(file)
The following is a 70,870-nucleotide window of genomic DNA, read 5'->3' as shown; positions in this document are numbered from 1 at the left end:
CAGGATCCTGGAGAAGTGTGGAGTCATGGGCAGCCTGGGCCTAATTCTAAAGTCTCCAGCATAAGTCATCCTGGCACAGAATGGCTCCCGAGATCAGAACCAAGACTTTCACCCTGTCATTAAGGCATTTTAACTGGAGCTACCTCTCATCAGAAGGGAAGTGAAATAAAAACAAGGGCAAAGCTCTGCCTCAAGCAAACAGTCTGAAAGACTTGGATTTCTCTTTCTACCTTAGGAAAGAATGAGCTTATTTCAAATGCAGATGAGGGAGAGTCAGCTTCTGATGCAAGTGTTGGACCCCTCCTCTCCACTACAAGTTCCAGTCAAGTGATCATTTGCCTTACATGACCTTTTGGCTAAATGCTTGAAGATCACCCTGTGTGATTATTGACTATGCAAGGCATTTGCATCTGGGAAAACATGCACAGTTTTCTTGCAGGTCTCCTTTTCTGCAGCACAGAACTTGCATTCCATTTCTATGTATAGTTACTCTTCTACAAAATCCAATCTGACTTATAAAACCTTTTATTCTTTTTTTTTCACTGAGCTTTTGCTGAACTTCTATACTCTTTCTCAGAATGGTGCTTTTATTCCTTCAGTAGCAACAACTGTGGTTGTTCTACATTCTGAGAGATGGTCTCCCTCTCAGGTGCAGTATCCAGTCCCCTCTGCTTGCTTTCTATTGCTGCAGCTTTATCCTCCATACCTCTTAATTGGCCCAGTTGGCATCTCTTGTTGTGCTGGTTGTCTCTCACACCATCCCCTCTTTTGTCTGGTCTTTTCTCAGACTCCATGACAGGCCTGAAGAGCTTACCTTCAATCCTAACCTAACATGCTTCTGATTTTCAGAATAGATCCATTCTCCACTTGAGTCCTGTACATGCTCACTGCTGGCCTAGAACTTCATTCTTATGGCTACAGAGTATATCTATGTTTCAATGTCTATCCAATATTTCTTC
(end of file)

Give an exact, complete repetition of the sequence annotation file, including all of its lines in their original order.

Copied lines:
The following is a 70,870-nucleotide window of genomic DNA, read 5'->3' as shown; positions in this document are numbered from 1 at the left end:
CAGGATCCTGGAGAAGTGTGGAGTCATGGGCAGCCTGGGCCTAATTCTAAAGTCTCCAGCATAAGTCATCCTGGCACAGAATGGCTCCCGAGATCAGAACCAAGACTTTCACCCTGTCATTAAGGCATTTTAACTGGAGCTACCTCTCATCAGAAGGGAAGTGAAATAAAAACAAGGGCAAAGCTCTGCCTCAAGCAAACAGTCTGAAAGACTTGGATTTCTCTTTCTACCTTAGGAAAGAATGAGCTTATTTCAAATGCAGATGAGGGAGAGTCAGCTTCTGATGCAAGTGTTGGACCCCTCCTCTCCACTACAAGTTCCAGTCAAGTGATCATTTGCCTTACATGACCTTTTGGCTAAATGCTTGAAGATCACCCTGTGTGATTATTGACTATGCAAGGCATTTGCATCTGGGAAAACATGCACAGTTTTCTTGCAGGTCTCCTTTTCTGCAGCACAGAACTTGCATTCCATTTCTATGTATAGTTACTCTTCTACAAAATCCAATCTGACTTATAAAACCTTTTATTCTTTTTTTTTCACTGAGCTTTTGCTGAACTTCTATACTCTTTCTCAGAATGGTGCTTTTATTCCTTCAGTAGCAACAACTGTGGTTGTTCTACATTCTGAGAGATGGTCTCCCTCTCAGGTGCAGTATCCAGTCCCCTCTGCTTGCTTTCTATTGCTGCAGCTTTATCCTCCATACCTCTTAATTGGCCCAGTTGGCATCTCTTGTTGTGCTGGTTGTCTCTCACACCATCCCCTCTTTTGTCTGGTCTTTTCTCAGACTCCATGACAGGCCTGAAGAGCTTACCTTCAATCCTAACCTAACATGCTTCTGATTTTCAGAATAGATCCATTCTCCACTTGAGTCCTGTACATGCTCACTGCTGGCCTAGAACTTCATTCTTATGGCTACAGAGTATATCTATGTTTCAATGTCTATCCAATATTTCTTC